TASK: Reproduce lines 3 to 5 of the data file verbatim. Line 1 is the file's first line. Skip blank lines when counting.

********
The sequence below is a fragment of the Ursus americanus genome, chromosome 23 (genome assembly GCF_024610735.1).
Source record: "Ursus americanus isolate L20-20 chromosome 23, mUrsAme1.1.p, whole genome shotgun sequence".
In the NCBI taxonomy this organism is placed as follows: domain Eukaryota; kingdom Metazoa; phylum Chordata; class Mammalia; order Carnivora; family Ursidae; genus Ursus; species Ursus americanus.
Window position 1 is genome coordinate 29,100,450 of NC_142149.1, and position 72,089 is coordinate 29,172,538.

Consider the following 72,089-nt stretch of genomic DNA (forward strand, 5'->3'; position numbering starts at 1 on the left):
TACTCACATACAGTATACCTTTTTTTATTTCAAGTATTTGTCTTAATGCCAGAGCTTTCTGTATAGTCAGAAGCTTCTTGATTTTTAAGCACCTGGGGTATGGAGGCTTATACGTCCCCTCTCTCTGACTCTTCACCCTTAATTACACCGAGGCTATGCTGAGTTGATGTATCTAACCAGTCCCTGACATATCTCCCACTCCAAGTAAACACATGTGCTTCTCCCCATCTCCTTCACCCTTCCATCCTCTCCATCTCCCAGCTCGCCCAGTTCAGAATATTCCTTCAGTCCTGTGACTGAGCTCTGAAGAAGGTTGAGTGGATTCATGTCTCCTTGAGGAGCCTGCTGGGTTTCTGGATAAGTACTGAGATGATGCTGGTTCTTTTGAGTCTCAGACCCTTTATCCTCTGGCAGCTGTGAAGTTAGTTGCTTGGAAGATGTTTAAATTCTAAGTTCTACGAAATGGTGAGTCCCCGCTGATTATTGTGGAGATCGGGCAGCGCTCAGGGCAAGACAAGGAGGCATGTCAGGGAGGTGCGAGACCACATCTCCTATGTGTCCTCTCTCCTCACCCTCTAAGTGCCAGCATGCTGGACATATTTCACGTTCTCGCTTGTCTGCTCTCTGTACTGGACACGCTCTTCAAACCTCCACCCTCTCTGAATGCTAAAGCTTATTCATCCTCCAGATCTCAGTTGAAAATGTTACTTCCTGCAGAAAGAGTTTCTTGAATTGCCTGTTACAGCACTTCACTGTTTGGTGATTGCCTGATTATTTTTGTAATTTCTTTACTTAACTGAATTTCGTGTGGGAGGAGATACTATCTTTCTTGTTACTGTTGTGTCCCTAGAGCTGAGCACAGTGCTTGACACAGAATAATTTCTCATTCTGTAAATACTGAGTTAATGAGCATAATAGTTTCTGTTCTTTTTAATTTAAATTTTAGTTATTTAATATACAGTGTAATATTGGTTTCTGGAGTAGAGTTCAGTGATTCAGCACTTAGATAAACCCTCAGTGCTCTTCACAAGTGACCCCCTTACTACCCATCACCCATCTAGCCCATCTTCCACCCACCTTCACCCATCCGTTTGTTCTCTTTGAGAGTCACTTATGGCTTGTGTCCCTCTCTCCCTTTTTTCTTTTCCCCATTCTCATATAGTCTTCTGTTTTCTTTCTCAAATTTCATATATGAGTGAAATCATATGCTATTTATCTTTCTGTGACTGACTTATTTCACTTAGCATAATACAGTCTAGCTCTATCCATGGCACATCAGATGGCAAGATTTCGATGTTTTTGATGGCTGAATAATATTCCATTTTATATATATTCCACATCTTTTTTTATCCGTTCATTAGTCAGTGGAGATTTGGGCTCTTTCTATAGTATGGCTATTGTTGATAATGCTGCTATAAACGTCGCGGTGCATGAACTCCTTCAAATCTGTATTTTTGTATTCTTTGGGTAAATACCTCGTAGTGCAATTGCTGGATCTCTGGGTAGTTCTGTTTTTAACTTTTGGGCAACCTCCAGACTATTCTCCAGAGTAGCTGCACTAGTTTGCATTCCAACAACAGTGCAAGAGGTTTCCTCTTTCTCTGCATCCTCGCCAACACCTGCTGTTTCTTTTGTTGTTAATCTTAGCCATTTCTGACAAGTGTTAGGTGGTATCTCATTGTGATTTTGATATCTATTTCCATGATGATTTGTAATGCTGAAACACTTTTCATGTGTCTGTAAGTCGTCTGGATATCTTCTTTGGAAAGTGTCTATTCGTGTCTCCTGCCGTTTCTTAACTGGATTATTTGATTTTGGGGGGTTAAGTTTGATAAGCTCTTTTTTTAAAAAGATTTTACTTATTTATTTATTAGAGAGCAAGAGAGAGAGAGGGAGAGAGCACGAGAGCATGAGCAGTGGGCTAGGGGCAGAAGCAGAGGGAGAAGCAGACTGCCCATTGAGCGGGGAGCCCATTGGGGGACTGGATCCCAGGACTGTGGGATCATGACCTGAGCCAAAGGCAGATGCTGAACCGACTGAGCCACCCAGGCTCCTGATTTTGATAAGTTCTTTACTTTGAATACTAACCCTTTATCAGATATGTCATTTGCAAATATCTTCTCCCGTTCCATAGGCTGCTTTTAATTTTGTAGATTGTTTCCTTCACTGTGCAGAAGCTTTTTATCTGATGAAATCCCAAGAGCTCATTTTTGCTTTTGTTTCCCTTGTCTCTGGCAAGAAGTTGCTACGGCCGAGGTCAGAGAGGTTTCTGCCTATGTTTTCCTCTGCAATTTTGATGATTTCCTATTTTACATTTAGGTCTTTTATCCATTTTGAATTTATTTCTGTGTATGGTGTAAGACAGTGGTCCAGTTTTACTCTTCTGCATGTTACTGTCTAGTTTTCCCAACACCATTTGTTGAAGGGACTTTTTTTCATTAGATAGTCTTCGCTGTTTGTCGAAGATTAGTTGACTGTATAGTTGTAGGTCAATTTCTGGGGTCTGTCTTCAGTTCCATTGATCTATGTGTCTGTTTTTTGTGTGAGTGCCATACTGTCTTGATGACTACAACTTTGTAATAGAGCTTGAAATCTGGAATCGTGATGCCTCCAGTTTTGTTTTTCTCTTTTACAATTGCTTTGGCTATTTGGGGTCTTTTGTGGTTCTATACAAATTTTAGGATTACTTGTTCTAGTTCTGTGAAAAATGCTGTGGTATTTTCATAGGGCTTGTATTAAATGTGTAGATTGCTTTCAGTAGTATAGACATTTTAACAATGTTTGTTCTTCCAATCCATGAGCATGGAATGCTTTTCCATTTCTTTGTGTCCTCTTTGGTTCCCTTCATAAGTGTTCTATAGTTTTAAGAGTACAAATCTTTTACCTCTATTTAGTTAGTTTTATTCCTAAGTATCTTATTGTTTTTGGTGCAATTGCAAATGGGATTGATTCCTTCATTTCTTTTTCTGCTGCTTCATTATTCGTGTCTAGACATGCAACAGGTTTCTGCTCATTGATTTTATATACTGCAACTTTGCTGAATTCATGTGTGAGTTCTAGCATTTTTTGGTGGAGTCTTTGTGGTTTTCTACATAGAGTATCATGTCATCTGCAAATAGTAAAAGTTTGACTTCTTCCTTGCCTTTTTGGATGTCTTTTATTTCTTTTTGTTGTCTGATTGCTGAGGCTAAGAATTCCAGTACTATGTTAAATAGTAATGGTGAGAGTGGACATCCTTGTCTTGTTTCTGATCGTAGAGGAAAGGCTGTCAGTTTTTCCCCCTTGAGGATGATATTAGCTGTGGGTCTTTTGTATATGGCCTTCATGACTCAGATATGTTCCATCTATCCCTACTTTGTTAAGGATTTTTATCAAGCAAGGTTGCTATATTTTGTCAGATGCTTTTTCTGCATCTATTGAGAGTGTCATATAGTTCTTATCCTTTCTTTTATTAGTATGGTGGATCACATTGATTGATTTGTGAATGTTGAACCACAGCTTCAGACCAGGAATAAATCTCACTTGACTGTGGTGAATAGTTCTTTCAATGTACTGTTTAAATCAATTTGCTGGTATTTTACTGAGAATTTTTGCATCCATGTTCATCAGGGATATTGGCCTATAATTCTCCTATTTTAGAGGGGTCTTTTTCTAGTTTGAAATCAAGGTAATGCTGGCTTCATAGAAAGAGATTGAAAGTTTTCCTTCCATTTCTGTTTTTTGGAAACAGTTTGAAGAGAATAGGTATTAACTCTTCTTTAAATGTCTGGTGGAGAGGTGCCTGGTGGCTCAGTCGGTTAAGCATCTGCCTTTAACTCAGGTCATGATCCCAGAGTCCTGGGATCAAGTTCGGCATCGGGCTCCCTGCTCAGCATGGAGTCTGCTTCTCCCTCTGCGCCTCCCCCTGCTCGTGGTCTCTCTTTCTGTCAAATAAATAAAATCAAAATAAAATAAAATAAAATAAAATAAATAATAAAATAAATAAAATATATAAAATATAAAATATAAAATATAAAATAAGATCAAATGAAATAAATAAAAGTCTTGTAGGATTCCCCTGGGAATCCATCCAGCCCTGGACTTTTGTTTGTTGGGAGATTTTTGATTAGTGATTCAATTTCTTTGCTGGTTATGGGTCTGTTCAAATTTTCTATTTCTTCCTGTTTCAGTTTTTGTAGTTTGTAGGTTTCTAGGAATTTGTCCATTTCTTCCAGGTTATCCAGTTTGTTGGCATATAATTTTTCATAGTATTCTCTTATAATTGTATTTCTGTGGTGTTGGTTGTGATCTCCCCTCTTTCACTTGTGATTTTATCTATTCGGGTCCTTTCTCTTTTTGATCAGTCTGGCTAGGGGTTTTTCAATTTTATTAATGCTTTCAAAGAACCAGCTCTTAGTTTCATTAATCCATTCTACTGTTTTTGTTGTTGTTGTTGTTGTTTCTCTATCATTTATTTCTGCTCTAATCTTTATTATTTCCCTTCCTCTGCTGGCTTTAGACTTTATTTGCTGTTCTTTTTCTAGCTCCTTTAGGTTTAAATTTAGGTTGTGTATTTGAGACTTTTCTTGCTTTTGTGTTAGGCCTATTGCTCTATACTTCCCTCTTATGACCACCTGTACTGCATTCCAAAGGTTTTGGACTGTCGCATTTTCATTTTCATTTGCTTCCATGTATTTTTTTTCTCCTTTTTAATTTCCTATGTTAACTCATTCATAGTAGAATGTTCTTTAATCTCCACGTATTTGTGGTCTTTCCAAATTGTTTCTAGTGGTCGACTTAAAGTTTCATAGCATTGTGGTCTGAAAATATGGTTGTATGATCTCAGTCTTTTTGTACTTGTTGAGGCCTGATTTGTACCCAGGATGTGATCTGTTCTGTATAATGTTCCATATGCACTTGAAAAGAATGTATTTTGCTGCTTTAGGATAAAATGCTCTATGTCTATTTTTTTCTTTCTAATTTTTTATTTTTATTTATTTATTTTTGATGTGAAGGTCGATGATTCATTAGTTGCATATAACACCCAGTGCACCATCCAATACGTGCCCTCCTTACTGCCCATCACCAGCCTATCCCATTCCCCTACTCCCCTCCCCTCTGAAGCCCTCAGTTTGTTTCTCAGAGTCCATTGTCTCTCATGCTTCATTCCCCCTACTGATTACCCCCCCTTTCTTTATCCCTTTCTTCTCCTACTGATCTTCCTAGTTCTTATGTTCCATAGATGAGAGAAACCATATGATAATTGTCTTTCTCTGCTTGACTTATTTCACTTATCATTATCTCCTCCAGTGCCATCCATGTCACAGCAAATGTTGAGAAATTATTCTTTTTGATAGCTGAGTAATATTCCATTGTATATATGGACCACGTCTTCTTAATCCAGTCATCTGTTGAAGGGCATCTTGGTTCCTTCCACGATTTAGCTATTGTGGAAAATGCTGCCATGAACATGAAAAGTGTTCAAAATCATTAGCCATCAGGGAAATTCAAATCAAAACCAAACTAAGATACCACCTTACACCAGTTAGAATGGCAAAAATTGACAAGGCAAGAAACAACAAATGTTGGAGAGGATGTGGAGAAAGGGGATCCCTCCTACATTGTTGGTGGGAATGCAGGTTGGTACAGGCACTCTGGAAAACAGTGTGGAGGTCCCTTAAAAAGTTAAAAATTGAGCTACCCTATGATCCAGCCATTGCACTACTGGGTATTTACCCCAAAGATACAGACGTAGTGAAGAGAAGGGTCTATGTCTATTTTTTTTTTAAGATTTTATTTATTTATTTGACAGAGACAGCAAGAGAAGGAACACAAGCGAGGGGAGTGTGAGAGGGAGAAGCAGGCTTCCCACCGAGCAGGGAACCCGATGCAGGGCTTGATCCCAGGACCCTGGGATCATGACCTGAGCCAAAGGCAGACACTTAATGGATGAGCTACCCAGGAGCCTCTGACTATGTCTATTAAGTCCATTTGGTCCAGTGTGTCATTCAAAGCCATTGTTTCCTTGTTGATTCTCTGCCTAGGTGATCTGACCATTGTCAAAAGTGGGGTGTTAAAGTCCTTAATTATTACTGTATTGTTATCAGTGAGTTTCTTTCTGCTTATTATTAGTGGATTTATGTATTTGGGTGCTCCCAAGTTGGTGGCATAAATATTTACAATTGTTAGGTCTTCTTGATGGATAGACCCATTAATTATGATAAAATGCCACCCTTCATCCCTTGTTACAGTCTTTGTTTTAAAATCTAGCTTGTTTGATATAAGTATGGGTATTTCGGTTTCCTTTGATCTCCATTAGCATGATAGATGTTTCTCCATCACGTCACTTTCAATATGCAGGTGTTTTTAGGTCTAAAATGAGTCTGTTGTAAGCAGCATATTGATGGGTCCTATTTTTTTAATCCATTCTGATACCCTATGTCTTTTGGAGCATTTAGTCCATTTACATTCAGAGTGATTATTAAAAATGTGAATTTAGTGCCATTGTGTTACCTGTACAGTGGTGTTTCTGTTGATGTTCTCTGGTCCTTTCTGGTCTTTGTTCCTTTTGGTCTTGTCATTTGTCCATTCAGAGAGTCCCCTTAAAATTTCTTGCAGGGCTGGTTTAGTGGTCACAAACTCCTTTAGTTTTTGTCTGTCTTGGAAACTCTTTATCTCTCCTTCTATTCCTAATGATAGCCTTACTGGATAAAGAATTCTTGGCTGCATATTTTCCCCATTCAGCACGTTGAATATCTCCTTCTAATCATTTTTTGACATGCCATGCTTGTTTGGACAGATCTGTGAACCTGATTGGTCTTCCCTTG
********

In the NCBI taxonomy this organism is placed as follows: domain Eukaryota; kingdom Metazoa; phylum Chordata; class Mammalia; order Carnivora; family Ursidae; genus Ursus; species Ursus americanus.
Window position 1 is genome coordinate 29,100,450 of NC_142149.1, and position 72,089 is coordinate 29,172,538.

Consider the following 72,089-nt stretch of genomic DNA (forward strand, 5'->3'; position numbering starts at 1 on the left):